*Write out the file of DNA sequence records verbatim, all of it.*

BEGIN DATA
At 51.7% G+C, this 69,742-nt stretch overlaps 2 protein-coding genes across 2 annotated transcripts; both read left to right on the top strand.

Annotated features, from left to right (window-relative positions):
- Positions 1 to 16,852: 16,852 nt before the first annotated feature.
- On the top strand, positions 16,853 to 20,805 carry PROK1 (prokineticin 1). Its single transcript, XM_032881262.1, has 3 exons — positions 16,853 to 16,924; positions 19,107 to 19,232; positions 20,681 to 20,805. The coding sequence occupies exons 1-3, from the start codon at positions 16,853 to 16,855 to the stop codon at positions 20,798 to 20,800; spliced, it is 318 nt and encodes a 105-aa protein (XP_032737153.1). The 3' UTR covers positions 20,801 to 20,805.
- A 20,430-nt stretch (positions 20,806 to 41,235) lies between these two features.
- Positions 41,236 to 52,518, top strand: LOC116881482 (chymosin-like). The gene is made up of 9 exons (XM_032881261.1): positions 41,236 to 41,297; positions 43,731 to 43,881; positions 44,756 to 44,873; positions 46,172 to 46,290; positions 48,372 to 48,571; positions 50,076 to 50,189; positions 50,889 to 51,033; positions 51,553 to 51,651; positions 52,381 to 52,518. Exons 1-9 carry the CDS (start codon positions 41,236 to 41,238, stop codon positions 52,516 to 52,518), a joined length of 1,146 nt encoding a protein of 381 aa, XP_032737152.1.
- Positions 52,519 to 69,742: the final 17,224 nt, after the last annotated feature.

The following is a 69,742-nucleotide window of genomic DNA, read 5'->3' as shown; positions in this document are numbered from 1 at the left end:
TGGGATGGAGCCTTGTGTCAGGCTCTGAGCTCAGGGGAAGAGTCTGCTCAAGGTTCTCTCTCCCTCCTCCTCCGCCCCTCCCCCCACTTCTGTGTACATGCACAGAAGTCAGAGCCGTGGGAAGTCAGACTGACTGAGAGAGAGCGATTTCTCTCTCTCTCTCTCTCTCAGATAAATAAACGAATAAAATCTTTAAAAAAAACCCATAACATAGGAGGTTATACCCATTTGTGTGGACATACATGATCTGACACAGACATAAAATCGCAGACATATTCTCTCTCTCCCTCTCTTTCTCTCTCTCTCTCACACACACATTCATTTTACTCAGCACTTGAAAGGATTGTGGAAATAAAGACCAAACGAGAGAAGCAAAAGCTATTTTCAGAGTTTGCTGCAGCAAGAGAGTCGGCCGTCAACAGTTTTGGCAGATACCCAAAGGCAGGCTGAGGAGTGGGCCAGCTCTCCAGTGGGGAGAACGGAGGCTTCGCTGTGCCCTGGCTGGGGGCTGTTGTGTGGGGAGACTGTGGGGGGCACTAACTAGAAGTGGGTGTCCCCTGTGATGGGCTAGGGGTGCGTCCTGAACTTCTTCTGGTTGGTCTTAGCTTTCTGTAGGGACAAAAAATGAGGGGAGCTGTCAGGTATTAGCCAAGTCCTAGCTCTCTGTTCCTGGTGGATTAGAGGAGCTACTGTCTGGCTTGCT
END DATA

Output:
At 51.7% G+C, this 69,742-nt stretch overlaps 2 protein-coding genes across 2 annotated transcripts; both read left to right on the top strand.

Annotated features, from left to right (window-relative positions):
- Positions 1 to 16,852: 16,852 nt before the first annotated feature.
- On the top strand, positions 16,853 to 20,805 carry PROK1 (prokineticin 1). Its single transcript, XM_032881262.1, has 3 exons — positions 16,853 to 16,924; positions 19,107 to 19,232; positions 20,681 to 20,805. The coding sequence occupies exons 1-3, from the start codon at positions 16,853 to 16,855 to the stop codon at positions 20,798 to 20,800; spliced, it is 318 nt and encodes a 105-aa protein (XP_032737153.1). The 3' UTR covers positions 20,801 to 20,805.
- A 20,430-nt stretch (positions 20,806 to 41,235) lies between these two features.
- Positions 41,236 to 52,518, top strand: LOC116881482 (chymosin-like). The gene is made up of 9 exons (XM_032881261.1): positions 41,236 to 41,297; positions 43,731 to 43,881; positions 44,756 to 44,873; positions 46,172 to 46,290; positions 48,372 to 48,571; positions 50,076 to 50,189; positions 50,889 to 51,033; positions 51,553 to 51,651; positions 52,381 to 52,518. Exons 1-9 carry the CDS (start codon positions 41,236 to 41,238, stop codon positions 52,516 to 52,518), a joined length of 1,146 nt encoding a protein of 381 aa, XP_032737152.1.
- Positions 52,519 to 69,742: the final 17,224 nt, after the last annotated feature.

The following is a 69,742-nucleotide window of genomic DNA, read 5'->3' as shown; positions in this document are numbered from 1 at the left end:
TGGGATGGAGCCTTGTGTCAGGCTCTGAGCTCAGGGGAAGAGTCTGCTCAAGGTTCTCTCTCCCTCCTCCTCCGCCCCTCCCCCCACTTCTGTGTACATGCACAGAAGTCAGAGCCGTGGGAAGTCAGACTGACTGAGAGAGAGCGATTTCTCTCTCTCTCTCTCTCTCAGATAAATAAACGAATAAAATCTTTAAAAAAAACCCATAACATAGGAGGTTATACCCATTTGTGTGGACATACATGATCTGACACAGACATAAAATCGCAGACATATTCTCTCTCTCCCTCTCTTTCTCTCTCTCTCTCACACACACATTCATTTTACTCAGCACTTGAAAGGATTGTGGAAATAAAGACCAAACGAGAGAAGCAAAAGCTATTTTCAGAGTTTGCTGCAGCAAGAGAGTCGGCCGTCAACAGTTTTGGCAGATACCCAAAGGCAGGCTGAGGAGTGGGCCAGCTCTCCAGTGGGGAGAACGGAGGCTTCGCTGTGCCCTGGCTGGGGGCTGTTGTGTGGGGAGACTGTGGGGGGCACTAACTAGAAGTGGGTGTCCCCTGTGATGGGCTAGGGGTGCGTCCTGAACTTCTTCTGGTTGGTCTTAGCTTTCTGTAGGGACAAAAAATGAGGGGAGCTGTCAGGTATTAGCCAAGTCCTAGCTCTCTGTTCCTGGTGGATTAGAGGAGCTACTGTCTGGCTTGCT